The circular economy seems to be an obvious answer to the need to manage natural resources in a more sustainable way. Frank Figge, Andrea Stevenson Thorpe, and Siarhei Manzhynski write that to optimise overall eco-efficiency it pays to take a broader perspective and analyse resource use at several levels by applying insights from studies of (surprisingly) investment portfolios.
“Spaceship Earth” needs to steer a new course. Not only is our planet awash in waste, but to keep pace with the growing consumption of an ever-expanding population, we extract vast amounts of non-renewable resources, of which (by definition) we only have a limited supply. This tension has been partially addressed by strategies of eco-efficiency, the aim being to make “more with less”. In the long term, though, the problem remains: no matter how efficiently we use crude oil, minerals and other resources, they will eventually be depleted.
To address this issue, the circular economy has been presented as a more adequate answer. The circular economy is a model of production and consumption that involves reusing, repairing, and recycling existing materials and products to extend their life cycle and reduce waste. The idea is simple, and already applied. Most households are familiar with the five Rs of zero waste (reduce, refuse, reuse, recycle, rot). Informal systems of recycling in India and Brazil have been around for decades, while examples of industrial symbiosis such as the Kalundborg project in Denmark, where a cluster of industrial companies share excess energy, water and material since 1972, are well-known models.
Yet the circular economy as a concept is under-theorised, and existing insights from different scientific streams remain disjointed, as do practical initiatives. This is why we set out to build a comprehensive theory to better understand the organisation of circular systems and implications for how society manages earth’s natural resources.
Exploring imperfect systems
Isn’t the need to use resources circularly self-evident, and the concept of circular economy childishly simple? Two observations point to the contrary:
- First, there is discord between theory and practice. In principle, fully circular systems are straightforward and theoretical designs stipulate the reuse of resources over and over again, without waste nor need to resort to virgin resources. However, perfect circularity, is somewhat of a quixotic notion. For instance, copper is used about 1.9 times before it is disposed of, iron 2.67 times and nickel about 3 times. While full circularity is desirable, there is a need to address the arguably more plausible scenario of imperfect circular systems of resource use.
- Second, recent research has demonstrated that the degree of circularity must be assessed at the group level, not merely by adding together individual resource users, because the whole is greater than the sum of its parts. This, we argue, reflects the complexity of imperfectly circular systems. In particular, the amount of waste generated is irregular and differentiated across resource users and with respect to the specific resource in question. In other terms, micro-level resource use does not sum up neatly to macro-level resource use.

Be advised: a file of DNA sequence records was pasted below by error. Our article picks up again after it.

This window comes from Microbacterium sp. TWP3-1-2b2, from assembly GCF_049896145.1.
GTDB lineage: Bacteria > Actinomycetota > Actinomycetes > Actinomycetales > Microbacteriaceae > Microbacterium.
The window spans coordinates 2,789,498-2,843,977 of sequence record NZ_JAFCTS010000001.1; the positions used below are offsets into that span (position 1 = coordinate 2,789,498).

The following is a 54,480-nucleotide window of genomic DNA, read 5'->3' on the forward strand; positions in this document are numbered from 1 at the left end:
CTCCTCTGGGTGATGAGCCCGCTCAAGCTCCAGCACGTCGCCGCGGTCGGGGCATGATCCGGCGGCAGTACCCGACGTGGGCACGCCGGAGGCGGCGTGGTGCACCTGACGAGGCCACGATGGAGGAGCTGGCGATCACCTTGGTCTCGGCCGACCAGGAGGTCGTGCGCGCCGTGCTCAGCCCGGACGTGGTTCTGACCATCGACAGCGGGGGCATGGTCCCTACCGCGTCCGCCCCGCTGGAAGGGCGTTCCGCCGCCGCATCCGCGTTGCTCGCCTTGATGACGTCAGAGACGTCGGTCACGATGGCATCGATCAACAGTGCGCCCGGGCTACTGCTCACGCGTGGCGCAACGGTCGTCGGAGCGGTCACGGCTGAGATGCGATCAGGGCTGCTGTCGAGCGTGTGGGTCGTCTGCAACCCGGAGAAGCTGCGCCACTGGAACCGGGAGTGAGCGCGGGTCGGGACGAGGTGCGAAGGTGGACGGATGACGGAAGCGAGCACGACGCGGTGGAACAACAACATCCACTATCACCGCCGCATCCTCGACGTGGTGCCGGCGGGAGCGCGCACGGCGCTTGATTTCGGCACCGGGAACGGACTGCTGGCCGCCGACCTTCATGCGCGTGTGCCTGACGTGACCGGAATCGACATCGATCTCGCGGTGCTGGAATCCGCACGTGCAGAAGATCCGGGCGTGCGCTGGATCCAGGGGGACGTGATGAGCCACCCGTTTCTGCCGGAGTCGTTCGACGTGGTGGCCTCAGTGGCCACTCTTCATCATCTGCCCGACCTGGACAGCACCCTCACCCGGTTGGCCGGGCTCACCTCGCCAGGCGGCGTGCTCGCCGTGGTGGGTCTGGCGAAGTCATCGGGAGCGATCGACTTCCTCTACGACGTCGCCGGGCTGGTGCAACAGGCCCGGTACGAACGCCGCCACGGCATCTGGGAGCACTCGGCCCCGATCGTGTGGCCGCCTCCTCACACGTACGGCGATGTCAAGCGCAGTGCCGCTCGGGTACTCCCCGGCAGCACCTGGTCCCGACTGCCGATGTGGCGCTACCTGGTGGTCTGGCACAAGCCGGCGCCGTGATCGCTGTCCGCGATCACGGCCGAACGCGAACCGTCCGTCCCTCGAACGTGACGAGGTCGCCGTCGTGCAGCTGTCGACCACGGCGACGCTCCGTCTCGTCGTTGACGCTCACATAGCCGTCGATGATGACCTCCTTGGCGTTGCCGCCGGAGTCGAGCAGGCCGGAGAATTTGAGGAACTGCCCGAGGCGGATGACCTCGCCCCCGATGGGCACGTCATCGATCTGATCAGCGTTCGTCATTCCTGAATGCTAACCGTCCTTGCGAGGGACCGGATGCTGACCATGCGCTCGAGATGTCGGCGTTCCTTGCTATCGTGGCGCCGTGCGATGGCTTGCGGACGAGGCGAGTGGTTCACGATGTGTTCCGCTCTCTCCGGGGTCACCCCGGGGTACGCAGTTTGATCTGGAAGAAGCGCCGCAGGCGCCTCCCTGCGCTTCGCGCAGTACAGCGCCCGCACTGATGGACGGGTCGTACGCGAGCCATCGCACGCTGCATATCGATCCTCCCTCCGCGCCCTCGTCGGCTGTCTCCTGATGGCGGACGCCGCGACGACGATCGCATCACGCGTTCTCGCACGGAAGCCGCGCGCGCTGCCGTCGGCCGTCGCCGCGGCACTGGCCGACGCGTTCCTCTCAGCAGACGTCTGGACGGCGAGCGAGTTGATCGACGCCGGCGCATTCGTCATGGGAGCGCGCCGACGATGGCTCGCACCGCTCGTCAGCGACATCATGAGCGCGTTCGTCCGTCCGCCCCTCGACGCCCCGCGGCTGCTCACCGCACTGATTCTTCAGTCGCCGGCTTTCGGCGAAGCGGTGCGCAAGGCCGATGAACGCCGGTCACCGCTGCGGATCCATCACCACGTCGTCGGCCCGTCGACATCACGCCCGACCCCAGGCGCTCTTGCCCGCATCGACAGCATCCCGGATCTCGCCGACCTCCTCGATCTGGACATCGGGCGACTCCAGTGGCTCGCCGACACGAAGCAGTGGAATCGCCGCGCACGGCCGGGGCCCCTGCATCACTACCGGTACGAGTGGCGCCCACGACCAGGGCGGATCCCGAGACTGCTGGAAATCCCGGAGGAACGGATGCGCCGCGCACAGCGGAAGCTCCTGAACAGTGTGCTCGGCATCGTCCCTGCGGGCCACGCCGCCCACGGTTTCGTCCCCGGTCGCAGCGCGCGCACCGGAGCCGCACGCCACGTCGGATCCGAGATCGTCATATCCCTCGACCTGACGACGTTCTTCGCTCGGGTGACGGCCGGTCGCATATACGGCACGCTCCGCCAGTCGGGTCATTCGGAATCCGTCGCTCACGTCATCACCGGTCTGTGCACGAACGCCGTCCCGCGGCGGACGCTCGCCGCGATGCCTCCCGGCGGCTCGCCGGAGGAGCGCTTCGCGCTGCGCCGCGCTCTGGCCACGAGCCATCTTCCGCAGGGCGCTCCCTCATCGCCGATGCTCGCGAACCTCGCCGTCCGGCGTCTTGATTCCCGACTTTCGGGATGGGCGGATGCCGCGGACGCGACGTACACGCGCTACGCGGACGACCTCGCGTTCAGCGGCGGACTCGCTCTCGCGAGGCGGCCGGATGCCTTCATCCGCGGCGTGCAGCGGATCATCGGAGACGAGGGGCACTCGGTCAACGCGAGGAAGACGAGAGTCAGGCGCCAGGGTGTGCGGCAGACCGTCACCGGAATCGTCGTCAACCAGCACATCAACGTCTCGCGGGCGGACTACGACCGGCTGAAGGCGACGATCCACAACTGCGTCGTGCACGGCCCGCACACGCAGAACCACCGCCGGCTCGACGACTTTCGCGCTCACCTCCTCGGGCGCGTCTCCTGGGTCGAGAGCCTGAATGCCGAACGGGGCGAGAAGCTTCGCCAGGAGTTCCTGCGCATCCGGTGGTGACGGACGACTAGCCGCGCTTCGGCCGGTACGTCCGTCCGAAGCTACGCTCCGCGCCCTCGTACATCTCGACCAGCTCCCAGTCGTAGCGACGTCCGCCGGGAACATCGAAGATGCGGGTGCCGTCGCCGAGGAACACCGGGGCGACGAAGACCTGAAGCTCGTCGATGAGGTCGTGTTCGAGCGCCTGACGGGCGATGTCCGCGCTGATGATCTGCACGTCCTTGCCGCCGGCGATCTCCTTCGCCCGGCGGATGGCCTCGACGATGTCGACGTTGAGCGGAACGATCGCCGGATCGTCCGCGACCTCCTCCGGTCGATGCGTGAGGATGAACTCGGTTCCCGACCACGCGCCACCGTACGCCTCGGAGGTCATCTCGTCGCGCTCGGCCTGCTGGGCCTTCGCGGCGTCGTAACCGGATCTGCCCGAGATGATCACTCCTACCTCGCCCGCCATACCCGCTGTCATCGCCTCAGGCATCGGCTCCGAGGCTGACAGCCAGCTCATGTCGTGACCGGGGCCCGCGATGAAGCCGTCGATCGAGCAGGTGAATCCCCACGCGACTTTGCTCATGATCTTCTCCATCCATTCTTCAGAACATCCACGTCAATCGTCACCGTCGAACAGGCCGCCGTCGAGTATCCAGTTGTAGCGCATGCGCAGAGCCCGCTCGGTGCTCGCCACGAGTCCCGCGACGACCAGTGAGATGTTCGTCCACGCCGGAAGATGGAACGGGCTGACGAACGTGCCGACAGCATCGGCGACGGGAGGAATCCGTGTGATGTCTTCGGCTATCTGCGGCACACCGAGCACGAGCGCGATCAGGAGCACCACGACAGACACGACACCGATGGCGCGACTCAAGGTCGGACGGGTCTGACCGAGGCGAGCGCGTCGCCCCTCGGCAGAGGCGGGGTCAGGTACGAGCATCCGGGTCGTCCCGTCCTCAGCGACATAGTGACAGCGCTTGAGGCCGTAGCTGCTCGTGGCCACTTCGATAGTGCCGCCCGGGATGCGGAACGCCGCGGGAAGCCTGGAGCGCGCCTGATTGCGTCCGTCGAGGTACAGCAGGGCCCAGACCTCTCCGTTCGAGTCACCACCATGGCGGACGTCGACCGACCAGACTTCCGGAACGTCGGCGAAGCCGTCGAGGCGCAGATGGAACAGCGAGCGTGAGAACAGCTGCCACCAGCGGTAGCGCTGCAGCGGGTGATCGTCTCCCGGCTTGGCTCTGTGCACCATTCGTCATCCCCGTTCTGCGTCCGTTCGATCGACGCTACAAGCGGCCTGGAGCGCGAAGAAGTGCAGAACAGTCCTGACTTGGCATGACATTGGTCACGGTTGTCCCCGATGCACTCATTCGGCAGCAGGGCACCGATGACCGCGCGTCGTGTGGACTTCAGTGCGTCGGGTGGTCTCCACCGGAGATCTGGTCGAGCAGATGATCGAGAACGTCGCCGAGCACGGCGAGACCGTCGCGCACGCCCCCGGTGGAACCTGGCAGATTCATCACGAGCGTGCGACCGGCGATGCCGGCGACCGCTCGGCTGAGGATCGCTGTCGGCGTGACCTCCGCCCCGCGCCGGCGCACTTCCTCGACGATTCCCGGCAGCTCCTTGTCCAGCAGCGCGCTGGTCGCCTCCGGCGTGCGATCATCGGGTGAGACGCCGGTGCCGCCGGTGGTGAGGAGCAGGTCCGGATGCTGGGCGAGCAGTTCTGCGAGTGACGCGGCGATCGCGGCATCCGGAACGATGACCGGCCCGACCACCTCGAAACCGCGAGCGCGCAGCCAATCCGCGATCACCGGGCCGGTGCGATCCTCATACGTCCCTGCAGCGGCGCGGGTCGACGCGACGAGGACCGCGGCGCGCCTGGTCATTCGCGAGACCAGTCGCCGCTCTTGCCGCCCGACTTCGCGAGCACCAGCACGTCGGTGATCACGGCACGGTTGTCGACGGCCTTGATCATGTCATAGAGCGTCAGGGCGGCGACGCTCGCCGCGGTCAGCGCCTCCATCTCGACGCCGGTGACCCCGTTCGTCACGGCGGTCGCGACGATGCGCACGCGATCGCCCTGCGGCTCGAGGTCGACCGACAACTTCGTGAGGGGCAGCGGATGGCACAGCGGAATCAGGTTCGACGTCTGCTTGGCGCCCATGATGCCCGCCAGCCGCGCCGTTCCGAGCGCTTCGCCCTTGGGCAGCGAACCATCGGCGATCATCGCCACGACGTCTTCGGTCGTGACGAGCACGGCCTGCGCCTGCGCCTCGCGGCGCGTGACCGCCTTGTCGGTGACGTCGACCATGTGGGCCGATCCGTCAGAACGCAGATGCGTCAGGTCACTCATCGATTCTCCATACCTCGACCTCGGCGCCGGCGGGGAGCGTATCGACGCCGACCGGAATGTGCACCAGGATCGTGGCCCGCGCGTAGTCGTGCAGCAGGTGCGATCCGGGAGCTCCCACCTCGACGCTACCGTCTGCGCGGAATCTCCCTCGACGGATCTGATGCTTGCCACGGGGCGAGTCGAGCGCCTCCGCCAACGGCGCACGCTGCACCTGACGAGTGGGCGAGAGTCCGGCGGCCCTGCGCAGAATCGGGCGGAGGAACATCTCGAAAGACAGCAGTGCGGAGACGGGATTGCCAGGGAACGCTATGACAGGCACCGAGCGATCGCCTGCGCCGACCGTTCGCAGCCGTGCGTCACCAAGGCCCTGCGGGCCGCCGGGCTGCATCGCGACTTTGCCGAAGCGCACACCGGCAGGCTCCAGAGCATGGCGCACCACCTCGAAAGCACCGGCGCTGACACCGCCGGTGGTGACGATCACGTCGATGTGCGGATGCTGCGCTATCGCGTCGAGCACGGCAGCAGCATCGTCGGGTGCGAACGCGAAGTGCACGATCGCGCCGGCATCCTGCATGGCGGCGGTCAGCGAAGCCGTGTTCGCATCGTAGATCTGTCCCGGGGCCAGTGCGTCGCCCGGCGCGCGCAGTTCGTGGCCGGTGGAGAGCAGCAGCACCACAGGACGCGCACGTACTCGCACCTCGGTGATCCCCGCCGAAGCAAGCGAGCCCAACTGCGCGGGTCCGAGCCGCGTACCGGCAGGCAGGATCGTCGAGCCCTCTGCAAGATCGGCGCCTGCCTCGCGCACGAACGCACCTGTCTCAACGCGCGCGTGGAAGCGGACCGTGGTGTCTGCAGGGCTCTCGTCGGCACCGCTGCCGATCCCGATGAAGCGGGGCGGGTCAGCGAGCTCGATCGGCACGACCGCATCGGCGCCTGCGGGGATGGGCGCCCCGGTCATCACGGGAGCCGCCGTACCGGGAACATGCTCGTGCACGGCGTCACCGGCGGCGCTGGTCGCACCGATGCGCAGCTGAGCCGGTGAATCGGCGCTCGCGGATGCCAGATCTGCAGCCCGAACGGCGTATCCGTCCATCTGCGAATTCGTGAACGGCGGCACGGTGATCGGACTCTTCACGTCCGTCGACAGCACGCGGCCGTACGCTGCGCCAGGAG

Borrowing from financial studies to model circularity
To build our theory on the organization of imperfect systems, we drew inspiration from an unexpected domain: financial studies. Specifically, we borrowed from modern portfolio theory, which describes what can be observed in financial markets. While the returns of individual assets add up to the return of a portfolio of assets, the risks do not. The risks of individual assets may disappear completely, partly, or not at all at the portfolio level. In short, portfolio theory reveals the contrast between the risk-return profile of each individual asset, and the risk-return profile of the portfolio as a whole. Covariance matrices can be built to help investors determine the best combinations of return and risk of the portfolio overall, i.e. those that maximise the return generated for a given level of risk.
These principles may be applied to the arena of natural resource use. We need natural resources such as minerals or precious metals to generate a return – something that we can now think of as products or services. As in financial contexts, users are encouraged to seek eco-efficiency, to maximise the return for a given amount of natural resources or to minimise the amount used for a given return. How so?
There is a parallel between the effect of diversification in finance and the resource-reducing effect of circular economy systems in general and industrial symbiosis in particular: the use of natural resources is reduced in the circular economy by building a portfolio of collaborating resource users. Similarly to calculating portfolio risks, the resource use of a group can be calculated, and the optimal combinations, the most “circularly efficient”, thus determined.
Determining optimal circularity
In conclusion, the efficient – and therefore more sustainable – use of resources at the macro level (the societal level) cannot be guaranteed by merely maximising efficiency at the individual firm level. Rather, it is the interplay between several variables that determines the “right” combination of resource users. The more efficient arrangement, at the societal level, may even be counter-intuitive. For instance, a situation where users reuse and recycle less, rather than more, can lead to higher circularity. Indeed, while it is in the interest of individual resource users to lower total resources use, this might remove the opportunities that their waste generates for other users and so translate into lower eco-efficiency…
- This blog post represents the views of its author(s), not the position of LSE Business Review or the London School of Economics.
- Featured image by Edward Howell on Unsplash
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